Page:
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From the small mountain of diplomatic cables that WikiLeaks is now slowly putting up at their website, one significant historical document has so far gotten only scant mention. It’s dated February 6, 2007 and directed to Secretary of State Condoleezza Rice. It reflects a meeting between John M. Koenig, the senior career diplomat at the U.S. Embassy in Berlin, and Rolf Nikel, the deputy national security advisor for Germany. The subject was the criminal investigation into the kidnapping and torture of Khaled El-Masri, a German greengrocer from the town of Neu-Ulm, seized in a case of mistaken identity. Koenig, aware that German prosecutors had issued arrest warrants against thirteen U.S. government agents who were involved in El-Masri’s abduction and torture, and that an effort would shortly be made to enforce them internationally, was pressing the German government to block this effort. It would have a “negative impact on our bilateral relationship,” he apparently told Nikel. While Koenig mouthed formulas about respect for the “independence” of the German criminal justice system, he noted that there was also a “political” element—unlike their colleagues in Italy and Spain, German prosecutors are subject to direction by the government on a political basis. Though this cable is framed in typically diplomatic politesse, the underlying message seems clear: it was a demand that Chancellor Merkel’s government intervene to block the criminal investigation, coupled with a threat of negative consequences if it failed to do so.
Over the Christmas-New Year’s holiday in 2003, Khaled El-Masri traveled by bus to Skopje, Macedonia. There he was apprehended by border guards who noted the similarity of his name to that of Khalid al-Masri, an Al Qaeda agent linked to the Hamburg cell where the 9/11 attacks were plotted. Despite El-Masri’s protests that he was not al-Masri, he was beaten, stripped naked, shot full of drugs, given an enema and a diaper, and flown first to Baghdad and then to the notorious “salt pit,” the CIA’s secret interrogation facility in Afghanistan. At the salt pit, he was repeatedly beaten, drugged, and subjected to a strange food regime that he supposed was part of an experiment that his captors were performing on him. Throughout this time, El-Masri insisted that he had been falsely imprisoned, and the CIA slowly established that he was who he claimed to be. Over many further weeks of bickering over what to do, a number of CIA figures apparently argued that, though innocent, the best course was to continue to hold him incommunicado because he “knew too much.” Dana Priest furnished the core of this account in an excellent 2005 Washington Post story. Other aspects have been slowly confirmed by German criminal investigators. By studying El-Masri’s hair and skin samples, for instance, they were able to confirm allegations that he was drugged and subjected to a bizarre starvation regimen. Throughout this process, El-Masri’s account of what transpired, part of which he wrote up as an op-ed in the Los Angeles Times, has consistently been vindicated.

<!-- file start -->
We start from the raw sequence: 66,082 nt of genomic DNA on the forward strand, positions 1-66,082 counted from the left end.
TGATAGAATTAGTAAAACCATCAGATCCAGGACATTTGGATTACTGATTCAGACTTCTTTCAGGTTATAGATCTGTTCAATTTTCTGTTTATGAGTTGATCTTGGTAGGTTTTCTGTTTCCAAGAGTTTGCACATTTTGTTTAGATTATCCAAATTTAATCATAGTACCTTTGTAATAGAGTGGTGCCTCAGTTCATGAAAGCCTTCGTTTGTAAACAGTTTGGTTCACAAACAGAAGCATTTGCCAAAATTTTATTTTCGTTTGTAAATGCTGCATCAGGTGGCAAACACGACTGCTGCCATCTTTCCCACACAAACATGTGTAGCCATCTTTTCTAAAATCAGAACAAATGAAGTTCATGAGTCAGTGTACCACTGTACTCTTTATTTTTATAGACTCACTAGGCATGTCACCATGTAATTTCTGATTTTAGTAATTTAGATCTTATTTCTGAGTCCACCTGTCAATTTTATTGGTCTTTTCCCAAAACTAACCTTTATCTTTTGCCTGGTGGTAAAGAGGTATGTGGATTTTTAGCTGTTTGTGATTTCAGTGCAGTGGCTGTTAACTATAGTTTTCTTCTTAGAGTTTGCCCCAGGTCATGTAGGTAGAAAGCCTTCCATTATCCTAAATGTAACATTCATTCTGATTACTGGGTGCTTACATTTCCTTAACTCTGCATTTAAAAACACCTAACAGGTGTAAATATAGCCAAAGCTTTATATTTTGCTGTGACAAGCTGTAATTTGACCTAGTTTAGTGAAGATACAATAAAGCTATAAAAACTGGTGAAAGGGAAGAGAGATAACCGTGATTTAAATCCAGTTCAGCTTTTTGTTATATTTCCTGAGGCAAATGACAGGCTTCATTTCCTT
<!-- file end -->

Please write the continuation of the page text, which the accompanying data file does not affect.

The El-Masri cable suggests that the Embassy in Berlin was trying to protect thirteen CIA agents then subject to an arrest warrant. These agents’ true names are now known, and an arrest warrant continues to hang over them–now issued by Spanish prosecutors after American diplomatic pressure effectively chilled the German investigation. But the most noteworthy thing about this cable is the addressee—Condoleezza Rice. Might she and her legal advisor, John Bellinger, have had an interest in the El-Masri case that went beyond their purely professional interest in U.S.-German diplomatic relations? The decision to “snatch” El-Masri and lock him up in the “salt pit” involved the extraordinary renditions program, and it seems as a matter of routine that this would have required not only the approval of the CIA’s top echelon but also the White House-based National Security Council. It’s highly likely that Rice and Bellinger would have been involved in the decision to “snatch” and imprison El-Masri. If authority was given by Rice, then responsibility for the mistake—which might well include criminal law accountability—may also rest with her, and this fact would also not have escaped Koenig as he performed his diplomatic duties.
More from Scott Horton:
Six Questions — October 18, 2014, 8:00 pm
Nathaniel Raymond on CIA interrogation techniques.
I recently spent a semester teaching writing at an elite liberal-arts college. At strategic points around the campus, in shades of yellow and green, banners displayed the following pair of texts. The first was attributed to the college’s founder, which dates it to the 1920s. The second was extracted from the latest version of the institution’s mission statement:
The paramount obligation of a college is to develop in its students the ability to think clearly and independently, and the ability to live confidently, courageously, and hopefully.
Let us take a moment to compare these texts. The first thing to observe about the older one is that it is a sentence. It expresses an idea by placing concepts in relation to one another within the kind of structure that we call a syntax. It is, moreover, highly wrought: a parallel structure underscored by repetition, five adverbs balanced two against three.
Percentage of Britons who cannot name the city that provides the setting for the musical Chicago:
An Australian entrepreneur was selling oysters raised in tanks laced with Viagra.
A naked man believed to be under the influence of LSD rammed his pickup truck into two police cars.
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“Shelby is waiting for something. He himself does not know what it is. When it comes he will either go back into the world from which he came, or sink out of sight in the morass of alcoholism or despair that has engulfed other vagrants.”